Benjamin Brecknell Turner

The Church Oak, Hawkhurst (1852 - 1854)

About this artwork

Turner's photography records rural scenes that his contemporaries admired for their Englishness. The blasted English oak symbolises the strength and endurance of the English nation. The sophisticated city dwellers who took an interest in Turner's photography, would have appreciated this image not only for its patriotic message but for it also being 'the mirror of nature'.

Benjamin Brecknell Turner

Benjamin Brecknell Turner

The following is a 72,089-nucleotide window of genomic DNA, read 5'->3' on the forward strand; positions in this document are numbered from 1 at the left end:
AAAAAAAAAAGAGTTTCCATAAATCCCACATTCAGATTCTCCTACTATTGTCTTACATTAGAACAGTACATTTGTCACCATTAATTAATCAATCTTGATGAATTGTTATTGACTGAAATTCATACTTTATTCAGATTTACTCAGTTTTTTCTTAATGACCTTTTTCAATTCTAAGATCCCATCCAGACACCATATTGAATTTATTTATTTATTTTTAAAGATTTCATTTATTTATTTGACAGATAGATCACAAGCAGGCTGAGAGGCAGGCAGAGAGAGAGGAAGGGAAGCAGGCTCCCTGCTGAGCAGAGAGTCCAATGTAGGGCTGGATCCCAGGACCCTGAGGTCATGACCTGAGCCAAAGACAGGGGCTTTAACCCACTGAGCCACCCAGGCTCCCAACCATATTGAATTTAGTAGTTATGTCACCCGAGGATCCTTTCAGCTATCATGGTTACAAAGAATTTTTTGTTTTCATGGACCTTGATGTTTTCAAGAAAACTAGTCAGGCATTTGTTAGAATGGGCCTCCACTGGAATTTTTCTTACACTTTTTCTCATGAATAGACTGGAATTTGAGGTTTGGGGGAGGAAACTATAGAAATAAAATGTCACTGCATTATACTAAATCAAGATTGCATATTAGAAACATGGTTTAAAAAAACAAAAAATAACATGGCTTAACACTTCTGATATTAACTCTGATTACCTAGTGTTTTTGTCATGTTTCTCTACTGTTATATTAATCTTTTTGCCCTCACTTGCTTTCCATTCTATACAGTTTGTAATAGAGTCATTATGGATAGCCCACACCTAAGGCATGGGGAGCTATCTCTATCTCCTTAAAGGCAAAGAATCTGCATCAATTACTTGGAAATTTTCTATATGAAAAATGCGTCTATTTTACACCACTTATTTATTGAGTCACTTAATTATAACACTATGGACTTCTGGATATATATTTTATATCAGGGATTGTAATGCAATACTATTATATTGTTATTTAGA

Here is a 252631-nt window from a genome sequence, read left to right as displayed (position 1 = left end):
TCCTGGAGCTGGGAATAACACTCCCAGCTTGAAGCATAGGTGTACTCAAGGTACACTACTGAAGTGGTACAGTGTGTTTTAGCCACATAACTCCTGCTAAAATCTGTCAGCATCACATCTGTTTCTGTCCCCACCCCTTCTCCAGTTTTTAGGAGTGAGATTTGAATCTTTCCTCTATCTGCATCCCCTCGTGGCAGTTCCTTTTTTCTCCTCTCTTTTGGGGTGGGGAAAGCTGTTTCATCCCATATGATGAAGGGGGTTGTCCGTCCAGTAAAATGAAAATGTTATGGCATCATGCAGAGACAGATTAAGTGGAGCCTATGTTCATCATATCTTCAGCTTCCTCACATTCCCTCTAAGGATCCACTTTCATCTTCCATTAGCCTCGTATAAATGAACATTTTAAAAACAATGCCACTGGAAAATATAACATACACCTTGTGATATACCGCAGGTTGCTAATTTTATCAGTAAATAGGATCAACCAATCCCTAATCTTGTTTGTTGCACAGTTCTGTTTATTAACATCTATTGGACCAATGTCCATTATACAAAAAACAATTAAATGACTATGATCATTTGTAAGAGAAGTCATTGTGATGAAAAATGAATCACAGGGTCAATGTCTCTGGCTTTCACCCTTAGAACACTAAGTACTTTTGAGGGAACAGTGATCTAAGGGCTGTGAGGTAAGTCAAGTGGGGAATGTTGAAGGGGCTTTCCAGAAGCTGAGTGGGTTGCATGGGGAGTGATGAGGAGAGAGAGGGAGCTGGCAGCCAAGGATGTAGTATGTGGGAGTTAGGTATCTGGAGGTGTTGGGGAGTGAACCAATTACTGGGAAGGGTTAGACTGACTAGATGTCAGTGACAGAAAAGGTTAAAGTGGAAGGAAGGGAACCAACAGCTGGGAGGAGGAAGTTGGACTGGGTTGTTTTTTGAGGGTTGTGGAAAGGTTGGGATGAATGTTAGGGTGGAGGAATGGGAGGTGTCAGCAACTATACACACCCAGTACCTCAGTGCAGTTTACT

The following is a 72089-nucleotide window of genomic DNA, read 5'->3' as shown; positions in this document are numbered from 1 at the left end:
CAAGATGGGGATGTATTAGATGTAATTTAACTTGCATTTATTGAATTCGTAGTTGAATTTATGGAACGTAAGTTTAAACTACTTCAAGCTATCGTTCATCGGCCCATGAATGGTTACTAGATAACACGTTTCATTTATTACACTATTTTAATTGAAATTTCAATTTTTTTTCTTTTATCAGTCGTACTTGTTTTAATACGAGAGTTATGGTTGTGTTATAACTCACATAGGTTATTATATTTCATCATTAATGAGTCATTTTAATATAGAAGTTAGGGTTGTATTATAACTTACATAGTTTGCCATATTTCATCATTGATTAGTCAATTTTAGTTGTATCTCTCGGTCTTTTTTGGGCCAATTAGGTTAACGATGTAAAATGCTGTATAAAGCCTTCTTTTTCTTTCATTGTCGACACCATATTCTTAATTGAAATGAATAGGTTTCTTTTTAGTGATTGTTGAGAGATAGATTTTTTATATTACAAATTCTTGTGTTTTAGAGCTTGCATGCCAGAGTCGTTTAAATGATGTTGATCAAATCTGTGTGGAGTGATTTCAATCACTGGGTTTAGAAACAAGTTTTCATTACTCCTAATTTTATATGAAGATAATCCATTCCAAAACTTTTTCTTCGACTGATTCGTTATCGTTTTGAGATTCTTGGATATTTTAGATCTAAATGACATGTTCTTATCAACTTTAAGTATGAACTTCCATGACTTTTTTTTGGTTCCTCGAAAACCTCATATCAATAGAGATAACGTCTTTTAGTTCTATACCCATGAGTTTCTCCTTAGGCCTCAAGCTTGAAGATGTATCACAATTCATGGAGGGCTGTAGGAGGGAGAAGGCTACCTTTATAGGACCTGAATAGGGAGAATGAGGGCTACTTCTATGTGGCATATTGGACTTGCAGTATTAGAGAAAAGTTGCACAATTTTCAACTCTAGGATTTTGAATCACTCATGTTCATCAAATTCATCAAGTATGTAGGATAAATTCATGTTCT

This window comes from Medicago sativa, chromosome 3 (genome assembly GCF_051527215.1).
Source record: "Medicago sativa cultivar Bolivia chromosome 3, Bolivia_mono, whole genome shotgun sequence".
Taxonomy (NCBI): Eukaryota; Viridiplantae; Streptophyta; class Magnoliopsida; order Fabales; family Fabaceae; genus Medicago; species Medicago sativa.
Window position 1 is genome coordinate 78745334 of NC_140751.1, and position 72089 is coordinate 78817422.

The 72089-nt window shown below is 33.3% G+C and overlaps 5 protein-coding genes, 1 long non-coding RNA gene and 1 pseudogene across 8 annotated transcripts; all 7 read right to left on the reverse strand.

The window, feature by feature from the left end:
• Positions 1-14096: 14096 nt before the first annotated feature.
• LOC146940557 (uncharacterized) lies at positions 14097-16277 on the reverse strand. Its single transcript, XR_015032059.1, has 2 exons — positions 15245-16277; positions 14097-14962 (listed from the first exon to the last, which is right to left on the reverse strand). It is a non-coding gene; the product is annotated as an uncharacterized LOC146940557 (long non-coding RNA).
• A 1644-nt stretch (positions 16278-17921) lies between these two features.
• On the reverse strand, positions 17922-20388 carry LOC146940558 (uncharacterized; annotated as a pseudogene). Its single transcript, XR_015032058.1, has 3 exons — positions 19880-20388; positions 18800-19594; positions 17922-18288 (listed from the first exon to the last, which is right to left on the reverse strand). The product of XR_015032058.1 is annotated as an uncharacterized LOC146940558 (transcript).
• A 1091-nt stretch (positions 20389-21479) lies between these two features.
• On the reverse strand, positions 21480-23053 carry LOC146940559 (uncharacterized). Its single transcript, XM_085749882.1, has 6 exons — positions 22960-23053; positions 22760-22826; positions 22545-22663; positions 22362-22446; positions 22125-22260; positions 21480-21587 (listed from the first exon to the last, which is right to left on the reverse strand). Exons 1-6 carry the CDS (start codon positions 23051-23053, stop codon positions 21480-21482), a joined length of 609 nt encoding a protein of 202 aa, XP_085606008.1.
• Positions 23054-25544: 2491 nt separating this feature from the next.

Benjamin Brecknell Turner was a candle-maker by trade, who in his spare time produced some of the finest landscape photographs of the nineteenth century. A friend of Fox Talbot, he held a licence for Talbot's calotype process. Turner continued to exploit the technique for its aesthetic potential long after the invention of sharper glass plate processes in the early 1850s. As one reviewer noted in 1859, in comparison with the detail of glass processing, 'large paper productions are far more fit to be framed on the walls'. Turner's photographs are predominantly of well-loved picturesque sites.